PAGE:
I’ve observed through experience that I remember class information better and easier when I listen to the teacher and pay attention to the class. Oftentimes, although not always, he or she is standing in front of you for a reason, and what they say will be easier to understand than any textbook you read. They also have experience with past classes, so that they know effective ways to study and teach you and your peers. Also, the information spouting from their mouths at a sometimes-rapid pace is usually what will be on your next assignment or pop quiz, so paying attention will give you a leg-up on the material you need to know.

6. Do all of your assignments

Doing all classwork and homework can increase what you remember so that you won’t have as much trouble studying for a bigger test or acing smaller pop quizzes. Usually, pop quizzes are only on a specific topic, something you’ve learned recently in class or were supposed to read for research for homework. Paying attention and doing all assignments are two of the most important concepts involved in being prepared for a surprise assessment. Also, if you have trouble but had finished all the homework before it, your grade will not decrease as much because the other small grades are supporting it.

7. Do not freak out

Whenever I hear my World Civilization teacher’s voice say, “Put you books away, it’s time for another pop quiz!” I immediately start panicking and flipping through my notebook as fast as I can, trying to soak up all the knowledge I can in the time it takes him to walk to this side of the room from his desk ten feet away. I’ve realized that stressing out about the assessment right before it happens muddles my mind and causes me to forget all the information I’ve been trying to squeeze into my brain. Do not flip out before any assignment or test; stay calm and collected, because it will be easier for you to clearly think you way through the questions and remember the answer. Working yourself up just confuses your thoughts, which I’ve learned the hard way. If you’ve completed all the steps preceding this, you won’t have any issues with this grade; even if you do, it is only one little quiz grade in a sea of better ones.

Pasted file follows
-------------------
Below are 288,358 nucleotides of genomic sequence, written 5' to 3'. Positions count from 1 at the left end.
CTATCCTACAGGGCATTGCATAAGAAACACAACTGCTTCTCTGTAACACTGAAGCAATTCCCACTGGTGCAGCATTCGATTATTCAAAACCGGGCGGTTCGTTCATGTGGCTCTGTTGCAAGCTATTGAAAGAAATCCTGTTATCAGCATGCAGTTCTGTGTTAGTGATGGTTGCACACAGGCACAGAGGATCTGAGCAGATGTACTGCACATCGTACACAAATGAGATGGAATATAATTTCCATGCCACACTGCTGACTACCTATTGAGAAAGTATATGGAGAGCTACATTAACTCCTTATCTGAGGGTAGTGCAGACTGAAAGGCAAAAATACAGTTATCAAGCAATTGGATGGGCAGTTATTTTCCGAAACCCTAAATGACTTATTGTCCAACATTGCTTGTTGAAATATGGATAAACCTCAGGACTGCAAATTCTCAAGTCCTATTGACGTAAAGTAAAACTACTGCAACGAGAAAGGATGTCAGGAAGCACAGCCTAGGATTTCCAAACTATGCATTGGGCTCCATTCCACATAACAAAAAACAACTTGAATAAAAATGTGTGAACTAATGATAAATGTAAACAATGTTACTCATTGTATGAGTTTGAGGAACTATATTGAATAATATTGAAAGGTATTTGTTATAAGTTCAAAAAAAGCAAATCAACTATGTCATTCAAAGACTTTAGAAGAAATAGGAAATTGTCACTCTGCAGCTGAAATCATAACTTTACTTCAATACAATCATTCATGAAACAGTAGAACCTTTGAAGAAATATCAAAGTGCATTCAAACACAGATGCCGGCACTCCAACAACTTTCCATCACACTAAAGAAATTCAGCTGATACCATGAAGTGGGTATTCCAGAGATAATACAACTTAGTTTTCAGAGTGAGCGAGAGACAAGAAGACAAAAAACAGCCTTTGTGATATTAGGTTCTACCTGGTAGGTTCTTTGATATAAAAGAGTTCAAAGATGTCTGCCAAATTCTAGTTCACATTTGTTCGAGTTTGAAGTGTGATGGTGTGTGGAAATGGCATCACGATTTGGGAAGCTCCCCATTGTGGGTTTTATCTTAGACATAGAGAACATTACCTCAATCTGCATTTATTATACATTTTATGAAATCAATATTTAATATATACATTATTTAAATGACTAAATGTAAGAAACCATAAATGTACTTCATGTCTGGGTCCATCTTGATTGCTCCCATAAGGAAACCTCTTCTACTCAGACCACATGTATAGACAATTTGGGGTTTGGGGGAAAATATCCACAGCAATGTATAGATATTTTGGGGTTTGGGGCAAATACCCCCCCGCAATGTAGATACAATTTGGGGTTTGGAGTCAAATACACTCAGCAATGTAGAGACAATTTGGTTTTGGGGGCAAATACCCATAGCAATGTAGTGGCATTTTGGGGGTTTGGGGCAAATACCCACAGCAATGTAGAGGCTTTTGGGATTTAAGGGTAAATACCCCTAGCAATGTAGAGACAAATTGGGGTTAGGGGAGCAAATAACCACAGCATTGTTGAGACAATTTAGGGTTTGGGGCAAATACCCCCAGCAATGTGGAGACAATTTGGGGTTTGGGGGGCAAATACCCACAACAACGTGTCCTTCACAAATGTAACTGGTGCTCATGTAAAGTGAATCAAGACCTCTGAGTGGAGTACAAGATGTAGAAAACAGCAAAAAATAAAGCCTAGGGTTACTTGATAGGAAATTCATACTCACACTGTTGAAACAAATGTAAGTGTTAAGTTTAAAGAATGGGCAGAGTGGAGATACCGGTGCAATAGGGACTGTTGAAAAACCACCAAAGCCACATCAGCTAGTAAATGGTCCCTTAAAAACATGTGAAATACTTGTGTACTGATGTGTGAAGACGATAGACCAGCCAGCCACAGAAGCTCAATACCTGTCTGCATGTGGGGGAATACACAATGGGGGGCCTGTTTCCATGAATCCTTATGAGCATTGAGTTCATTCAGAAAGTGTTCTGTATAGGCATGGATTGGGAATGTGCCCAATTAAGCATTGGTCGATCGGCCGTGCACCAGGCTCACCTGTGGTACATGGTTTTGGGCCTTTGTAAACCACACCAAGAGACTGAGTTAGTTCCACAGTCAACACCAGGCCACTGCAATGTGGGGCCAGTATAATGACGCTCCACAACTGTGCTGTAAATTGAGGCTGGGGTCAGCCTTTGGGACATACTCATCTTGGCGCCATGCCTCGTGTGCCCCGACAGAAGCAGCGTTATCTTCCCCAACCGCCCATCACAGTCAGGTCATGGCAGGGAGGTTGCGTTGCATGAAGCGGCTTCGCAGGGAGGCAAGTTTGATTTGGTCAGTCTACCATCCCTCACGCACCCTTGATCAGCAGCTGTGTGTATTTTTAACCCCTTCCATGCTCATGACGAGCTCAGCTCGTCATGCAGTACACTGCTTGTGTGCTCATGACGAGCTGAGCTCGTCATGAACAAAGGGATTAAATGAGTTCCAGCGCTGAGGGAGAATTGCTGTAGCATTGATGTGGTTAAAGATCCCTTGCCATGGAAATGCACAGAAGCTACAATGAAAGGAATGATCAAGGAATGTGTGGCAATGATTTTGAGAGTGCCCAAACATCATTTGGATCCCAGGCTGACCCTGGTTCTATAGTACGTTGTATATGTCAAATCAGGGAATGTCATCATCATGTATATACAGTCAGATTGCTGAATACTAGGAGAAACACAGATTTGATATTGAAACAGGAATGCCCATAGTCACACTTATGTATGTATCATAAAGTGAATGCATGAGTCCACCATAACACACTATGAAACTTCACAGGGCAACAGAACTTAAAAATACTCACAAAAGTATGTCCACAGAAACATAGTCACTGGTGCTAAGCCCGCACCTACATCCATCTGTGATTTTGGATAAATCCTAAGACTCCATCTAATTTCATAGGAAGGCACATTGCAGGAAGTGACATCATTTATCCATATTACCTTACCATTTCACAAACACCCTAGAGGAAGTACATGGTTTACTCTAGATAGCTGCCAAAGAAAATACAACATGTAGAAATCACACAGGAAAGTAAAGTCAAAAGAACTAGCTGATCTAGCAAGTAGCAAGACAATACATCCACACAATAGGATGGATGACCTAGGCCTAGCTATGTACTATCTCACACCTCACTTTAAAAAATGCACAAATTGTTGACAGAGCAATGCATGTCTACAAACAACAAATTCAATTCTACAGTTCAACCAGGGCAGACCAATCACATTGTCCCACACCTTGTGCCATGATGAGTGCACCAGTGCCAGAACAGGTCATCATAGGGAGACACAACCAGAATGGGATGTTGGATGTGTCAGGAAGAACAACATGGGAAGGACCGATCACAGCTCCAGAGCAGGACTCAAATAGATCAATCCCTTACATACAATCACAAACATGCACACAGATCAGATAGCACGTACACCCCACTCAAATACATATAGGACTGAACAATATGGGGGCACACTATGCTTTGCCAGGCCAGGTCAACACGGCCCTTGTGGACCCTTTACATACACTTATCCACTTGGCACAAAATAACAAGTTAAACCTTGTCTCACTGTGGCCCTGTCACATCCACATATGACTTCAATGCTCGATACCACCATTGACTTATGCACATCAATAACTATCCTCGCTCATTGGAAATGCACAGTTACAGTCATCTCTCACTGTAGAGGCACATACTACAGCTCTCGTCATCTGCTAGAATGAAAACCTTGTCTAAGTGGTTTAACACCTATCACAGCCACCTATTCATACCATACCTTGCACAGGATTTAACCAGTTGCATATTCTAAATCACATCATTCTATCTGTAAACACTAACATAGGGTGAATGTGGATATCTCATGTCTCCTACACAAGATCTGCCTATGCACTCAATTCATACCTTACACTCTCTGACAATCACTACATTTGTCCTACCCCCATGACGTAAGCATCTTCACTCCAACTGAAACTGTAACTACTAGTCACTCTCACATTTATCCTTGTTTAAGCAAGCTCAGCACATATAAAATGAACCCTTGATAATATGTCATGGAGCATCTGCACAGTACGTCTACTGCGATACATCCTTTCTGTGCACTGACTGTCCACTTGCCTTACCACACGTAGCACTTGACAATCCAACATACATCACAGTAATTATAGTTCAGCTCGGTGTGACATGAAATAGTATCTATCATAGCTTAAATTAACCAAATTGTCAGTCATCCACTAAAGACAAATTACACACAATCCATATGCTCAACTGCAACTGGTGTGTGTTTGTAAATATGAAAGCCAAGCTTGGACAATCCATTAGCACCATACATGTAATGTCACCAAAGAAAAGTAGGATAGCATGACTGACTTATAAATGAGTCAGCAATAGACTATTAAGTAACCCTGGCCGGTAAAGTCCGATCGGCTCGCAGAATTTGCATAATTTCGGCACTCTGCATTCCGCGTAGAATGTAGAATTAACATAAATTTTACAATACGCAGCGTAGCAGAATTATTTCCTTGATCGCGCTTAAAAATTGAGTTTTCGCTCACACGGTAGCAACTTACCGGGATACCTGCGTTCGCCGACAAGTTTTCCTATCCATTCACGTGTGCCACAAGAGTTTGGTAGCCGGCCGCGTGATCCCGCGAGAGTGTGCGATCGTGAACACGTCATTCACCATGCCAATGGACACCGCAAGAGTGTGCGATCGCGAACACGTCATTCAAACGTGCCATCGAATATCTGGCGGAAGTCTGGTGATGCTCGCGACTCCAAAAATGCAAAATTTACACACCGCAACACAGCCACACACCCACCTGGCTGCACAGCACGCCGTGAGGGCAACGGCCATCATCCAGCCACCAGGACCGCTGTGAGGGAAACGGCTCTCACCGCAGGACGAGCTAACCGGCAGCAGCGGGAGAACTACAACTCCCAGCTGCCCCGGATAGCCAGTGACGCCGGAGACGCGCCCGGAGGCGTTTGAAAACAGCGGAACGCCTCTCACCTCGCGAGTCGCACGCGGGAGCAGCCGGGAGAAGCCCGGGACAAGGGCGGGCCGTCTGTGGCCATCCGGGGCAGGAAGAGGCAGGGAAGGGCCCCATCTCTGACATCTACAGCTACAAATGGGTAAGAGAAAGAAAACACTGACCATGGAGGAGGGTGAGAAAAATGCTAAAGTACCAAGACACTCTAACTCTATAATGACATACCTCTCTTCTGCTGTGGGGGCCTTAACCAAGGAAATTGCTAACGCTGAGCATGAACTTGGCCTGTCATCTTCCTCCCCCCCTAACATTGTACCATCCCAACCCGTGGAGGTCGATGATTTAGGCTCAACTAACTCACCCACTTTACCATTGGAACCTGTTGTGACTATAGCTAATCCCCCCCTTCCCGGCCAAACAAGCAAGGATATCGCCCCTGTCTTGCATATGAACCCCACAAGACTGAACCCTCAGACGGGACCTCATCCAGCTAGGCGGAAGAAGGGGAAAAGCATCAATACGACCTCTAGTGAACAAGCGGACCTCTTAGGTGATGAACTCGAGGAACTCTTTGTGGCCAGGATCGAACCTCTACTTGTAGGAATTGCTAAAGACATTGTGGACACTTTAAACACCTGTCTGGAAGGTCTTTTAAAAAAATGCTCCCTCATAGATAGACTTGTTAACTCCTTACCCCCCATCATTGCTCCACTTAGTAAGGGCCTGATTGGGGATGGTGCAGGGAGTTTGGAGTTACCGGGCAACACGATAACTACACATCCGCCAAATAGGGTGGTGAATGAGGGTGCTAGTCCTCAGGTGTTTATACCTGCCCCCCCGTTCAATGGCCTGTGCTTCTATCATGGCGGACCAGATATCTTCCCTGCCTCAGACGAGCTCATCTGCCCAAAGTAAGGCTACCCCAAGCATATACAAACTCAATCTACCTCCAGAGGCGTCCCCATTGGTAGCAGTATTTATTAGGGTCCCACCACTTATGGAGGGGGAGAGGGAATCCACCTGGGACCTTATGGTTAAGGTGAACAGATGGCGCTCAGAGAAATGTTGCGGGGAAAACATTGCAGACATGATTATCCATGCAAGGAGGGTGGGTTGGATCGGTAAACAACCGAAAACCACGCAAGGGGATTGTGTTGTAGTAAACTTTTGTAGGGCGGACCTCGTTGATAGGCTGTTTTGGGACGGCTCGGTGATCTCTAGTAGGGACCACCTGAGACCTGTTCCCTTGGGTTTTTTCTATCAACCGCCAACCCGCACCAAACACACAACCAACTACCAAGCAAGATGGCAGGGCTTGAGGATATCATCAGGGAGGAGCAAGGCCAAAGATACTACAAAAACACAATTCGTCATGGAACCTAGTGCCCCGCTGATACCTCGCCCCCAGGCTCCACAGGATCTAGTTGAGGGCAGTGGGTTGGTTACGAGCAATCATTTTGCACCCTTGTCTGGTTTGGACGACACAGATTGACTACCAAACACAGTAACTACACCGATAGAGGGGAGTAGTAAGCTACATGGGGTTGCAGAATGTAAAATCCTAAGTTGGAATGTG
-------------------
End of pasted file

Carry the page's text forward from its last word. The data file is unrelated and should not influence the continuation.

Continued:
Pop quizzes. They are blessings and curses. They cause me stress and anxiety, and can bring my grade down immensely, but push me to be a better student and aid me in remembering topics for when there’s a bigger exam in the future. Just remember to be the fantastic student I know you can be, do your best, and do not stress yourself out over one small quiz. Stay calm, and remember, getting a bad grade is not always the end of the world.

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4 thoughts on “Changing Pop Quizzes from F’s to A’s

  1. This post is really helpful, and applies to pop quizzes and partly to other tests and stuff like that. Can you post an article completely on getting a bad grade, how you can try to improve it, and how to deal with it and such? Thanks!


    • Of course! I’m in the midst of writing a post right now that is about setbacks, but I have an idea for a 2-post article about dealing with disappointing grades. Subscribe to my blog to be notified of when I post it, Thanks so much!